Like touchdowns? Have we got the football game for you.
The Green Bay Packers visit the Atlanta Falcons on Sunday (3:05 p.m. ET on FOX), in an NFC Championship Game showcasing two of the most high-powered offenses in the league, both led by MVP-worthy quarterbacks.
In the regular season, Atlanta's Matt Ryan completed 69.9 percent of his 534 pass attempts for 4,944 yards and threw 38 passing touchdowns to seven interceptions, while taking 37 sacks. Green Bay's Aaron Rodgers' numbers were equally as impressive: a 65.7 completion percentage on 610 attempts, 4,428 passing yards, 40 passing TDs and seven interceptions, while taking 35 sacks. Ryan's postseason completion percentage, albeit in one game, is 70.3. Rodgers', through two games, is 63.9. Rodgers has thrown six touchdowns and one interception, and has been sacked eight times. Ryan has three TDs, no interceptions and three sacks.
Though both Green Bay and Atlanta have shown an ability to play well on the defensive side of the ball -- the Packers' defense had 40 sacks on the season and two last Sunday, the Falcons' 34 sacks this season and three against Seattle in the divisional round -- all signs seem to point to offensive fireworks at the Georgia Dome.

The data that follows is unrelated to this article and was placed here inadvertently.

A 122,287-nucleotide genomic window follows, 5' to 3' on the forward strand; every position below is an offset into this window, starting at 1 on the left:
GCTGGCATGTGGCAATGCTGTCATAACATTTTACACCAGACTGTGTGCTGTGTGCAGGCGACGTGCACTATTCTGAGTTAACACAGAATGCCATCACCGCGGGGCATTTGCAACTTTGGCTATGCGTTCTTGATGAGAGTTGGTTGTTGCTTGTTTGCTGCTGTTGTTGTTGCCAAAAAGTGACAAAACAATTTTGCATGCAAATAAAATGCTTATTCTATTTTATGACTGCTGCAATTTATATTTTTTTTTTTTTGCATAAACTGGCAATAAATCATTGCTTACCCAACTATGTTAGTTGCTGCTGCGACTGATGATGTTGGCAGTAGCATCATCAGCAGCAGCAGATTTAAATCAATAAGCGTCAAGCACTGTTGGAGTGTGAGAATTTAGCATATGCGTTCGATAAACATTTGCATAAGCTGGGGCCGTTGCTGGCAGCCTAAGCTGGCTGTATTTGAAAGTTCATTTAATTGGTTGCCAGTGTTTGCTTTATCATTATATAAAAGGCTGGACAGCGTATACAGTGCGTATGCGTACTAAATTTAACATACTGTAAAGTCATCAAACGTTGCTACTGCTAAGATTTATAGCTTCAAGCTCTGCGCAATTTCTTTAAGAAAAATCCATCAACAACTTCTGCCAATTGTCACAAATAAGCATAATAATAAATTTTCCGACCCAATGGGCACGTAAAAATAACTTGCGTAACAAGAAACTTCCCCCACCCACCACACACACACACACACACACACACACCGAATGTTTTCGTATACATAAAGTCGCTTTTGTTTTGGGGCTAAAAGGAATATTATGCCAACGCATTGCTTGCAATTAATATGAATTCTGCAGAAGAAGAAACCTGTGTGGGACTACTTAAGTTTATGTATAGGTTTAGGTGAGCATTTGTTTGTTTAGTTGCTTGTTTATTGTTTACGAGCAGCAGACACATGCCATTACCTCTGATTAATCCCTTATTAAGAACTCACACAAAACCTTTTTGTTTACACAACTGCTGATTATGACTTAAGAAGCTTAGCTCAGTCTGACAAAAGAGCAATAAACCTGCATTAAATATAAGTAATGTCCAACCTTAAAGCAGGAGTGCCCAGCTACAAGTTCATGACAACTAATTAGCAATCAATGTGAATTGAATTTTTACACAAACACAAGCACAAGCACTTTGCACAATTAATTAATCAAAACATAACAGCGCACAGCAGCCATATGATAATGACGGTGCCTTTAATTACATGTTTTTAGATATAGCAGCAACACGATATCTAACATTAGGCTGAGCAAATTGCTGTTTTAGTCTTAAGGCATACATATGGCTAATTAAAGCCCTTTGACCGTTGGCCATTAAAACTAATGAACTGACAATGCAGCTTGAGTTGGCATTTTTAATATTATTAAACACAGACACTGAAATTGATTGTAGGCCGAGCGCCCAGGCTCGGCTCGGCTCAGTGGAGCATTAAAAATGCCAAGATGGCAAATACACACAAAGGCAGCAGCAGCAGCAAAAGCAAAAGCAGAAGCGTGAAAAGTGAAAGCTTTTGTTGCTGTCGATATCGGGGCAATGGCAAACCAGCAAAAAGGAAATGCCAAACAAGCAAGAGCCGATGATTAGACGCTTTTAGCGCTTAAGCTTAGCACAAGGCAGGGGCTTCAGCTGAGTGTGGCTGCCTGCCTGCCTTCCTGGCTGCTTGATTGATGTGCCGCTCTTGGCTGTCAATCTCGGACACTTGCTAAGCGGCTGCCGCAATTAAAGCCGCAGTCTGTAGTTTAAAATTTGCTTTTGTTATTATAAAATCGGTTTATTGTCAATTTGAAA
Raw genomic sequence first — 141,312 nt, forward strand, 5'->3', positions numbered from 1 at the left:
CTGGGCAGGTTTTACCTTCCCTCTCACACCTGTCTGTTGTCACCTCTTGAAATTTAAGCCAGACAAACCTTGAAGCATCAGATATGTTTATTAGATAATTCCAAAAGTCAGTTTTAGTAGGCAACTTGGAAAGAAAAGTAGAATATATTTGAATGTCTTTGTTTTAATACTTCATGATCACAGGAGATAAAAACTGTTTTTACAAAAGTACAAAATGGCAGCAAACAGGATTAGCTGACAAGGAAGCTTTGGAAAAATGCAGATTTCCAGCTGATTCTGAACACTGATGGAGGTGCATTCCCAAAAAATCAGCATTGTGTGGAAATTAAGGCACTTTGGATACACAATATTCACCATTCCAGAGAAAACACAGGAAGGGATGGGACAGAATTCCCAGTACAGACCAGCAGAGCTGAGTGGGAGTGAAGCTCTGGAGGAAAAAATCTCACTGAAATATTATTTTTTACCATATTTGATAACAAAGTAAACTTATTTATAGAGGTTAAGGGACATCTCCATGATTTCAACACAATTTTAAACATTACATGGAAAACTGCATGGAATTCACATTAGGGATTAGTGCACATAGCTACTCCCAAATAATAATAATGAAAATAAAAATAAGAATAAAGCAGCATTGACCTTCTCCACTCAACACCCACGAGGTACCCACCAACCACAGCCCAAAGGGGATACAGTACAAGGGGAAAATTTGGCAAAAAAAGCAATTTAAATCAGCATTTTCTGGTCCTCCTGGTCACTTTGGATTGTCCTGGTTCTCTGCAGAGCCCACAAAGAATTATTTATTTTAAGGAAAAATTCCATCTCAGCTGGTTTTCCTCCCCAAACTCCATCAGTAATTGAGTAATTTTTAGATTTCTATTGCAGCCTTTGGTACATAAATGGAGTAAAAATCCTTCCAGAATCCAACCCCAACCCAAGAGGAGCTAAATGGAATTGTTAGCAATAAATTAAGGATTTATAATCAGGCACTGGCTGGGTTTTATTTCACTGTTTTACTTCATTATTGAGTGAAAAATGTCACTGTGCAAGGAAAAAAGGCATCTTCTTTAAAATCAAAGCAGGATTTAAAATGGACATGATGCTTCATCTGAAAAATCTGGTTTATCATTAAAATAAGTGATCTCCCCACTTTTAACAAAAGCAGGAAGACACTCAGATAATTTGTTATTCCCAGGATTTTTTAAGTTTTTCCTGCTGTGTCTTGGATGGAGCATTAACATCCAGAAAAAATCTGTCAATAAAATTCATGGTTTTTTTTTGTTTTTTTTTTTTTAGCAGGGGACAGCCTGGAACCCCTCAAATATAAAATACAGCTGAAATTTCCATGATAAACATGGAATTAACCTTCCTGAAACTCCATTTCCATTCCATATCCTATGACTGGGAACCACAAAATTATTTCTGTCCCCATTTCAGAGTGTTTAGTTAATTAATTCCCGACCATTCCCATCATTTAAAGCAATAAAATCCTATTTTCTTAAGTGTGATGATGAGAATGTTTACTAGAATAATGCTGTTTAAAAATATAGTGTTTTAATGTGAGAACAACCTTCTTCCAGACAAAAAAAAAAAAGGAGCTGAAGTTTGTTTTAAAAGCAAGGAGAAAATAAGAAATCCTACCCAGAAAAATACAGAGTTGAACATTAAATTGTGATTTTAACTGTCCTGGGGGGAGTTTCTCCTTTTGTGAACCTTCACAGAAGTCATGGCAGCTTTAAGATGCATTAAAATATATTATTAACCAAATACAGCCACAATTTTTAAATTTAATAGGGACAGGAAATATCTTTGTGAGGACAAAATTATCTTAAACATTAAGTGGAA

Including the playoffs, the Falcons have had 12 games in which they have scored 30 or more points, while allowing 30-plus to opponents five times. The Packers have had eight such games of 30 or more points and six in which they have allowed 30 or more. All of the above applied to the two teams' meeting in Week 8 on Oct. 30, a 33-32 Falcons win in Atlanta.
Given the continued statistical similarities between Rodgers' and Ryan's seasons and of the Packers' and Falcons' offenses, it's hard to imagine anything other than yet another high-scoring, close game. After all, the Dallas offense is in the same explosive category and that, too, was a 30-plus point game for both the Cowboys and the Packers.
There is one clear way the Falcons can get the upper hand, though, and it's not just the pass-rush led by Vic Beasley or the fact that Rogers becomes significantly less accurate when blitzed rather than when faced with a three- or four-man rush.
The key actually lies with the Falcons' run game.
A strong ground attack can do more than just help take pressure off of the quarterback -- it can help the offense control the time of possession, something even more crucial when the opposing quarterback is of Rodgers' caliber. The Falcons rank 12th in rushing attempts this year, fifth in rushing yards and third in rushing touchdowns, with 20. Though the Devonta Freeman-Tevin Coleman combination may not be comparable to Dallas' Ezekiel Elliott (who rushed 22 times for 125 yards last Sunday), it's still better than Green Bay, which ranked 20th in rushing yards and 20th in rushing scores this season.
Expect the NFC Championship Game to be a close affair, like the October contest. We'll give the edge to Atlanta right now (for home-field and the rushing attack), but you know Rodgers will have a trick -- or a Hail Mary -- up his sleeve at some point. No matter what, there will be points. Oh, will there be points.